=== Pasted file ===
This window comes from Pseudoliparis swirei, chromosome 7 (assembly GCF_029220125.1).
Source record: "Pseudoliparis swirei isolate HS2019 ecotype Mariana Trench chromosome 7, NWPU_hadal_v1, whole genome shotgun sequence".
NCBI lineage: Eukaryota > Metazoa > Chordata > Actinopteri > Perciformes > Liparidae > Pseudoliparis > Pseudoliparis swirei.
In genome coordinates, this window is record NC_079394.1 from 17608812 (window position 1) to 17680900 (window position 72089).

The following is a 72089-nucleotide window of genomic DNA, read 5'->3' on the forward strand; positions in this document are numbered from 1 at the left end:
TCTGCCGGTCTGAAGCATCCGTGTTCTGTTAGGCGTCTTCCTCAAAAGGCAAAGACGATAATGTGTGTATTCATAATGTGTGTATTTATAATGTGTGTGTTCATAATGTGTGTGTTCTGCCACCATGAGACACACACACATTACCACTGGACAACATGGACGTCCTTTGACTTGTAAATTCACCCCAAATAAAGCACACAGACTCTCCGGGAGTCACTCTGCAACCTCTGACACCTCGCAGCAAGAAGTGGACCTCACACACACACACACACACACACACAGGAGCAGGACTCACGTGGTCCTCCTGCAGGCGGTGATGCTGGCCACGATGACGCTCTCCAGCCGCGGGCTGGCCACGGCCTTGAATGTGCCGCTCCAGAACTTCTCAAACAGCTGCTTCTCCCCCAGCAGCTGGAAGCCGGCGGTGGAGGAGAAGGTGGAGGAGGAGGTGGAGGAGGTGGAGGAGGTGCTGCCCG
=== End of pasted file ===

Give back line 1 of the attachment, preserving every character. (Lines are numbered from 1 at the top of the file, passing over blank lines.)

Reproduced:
This window comes from Pseudoliparis swirei, chromosome 7 (assembly GCF_029220125.1).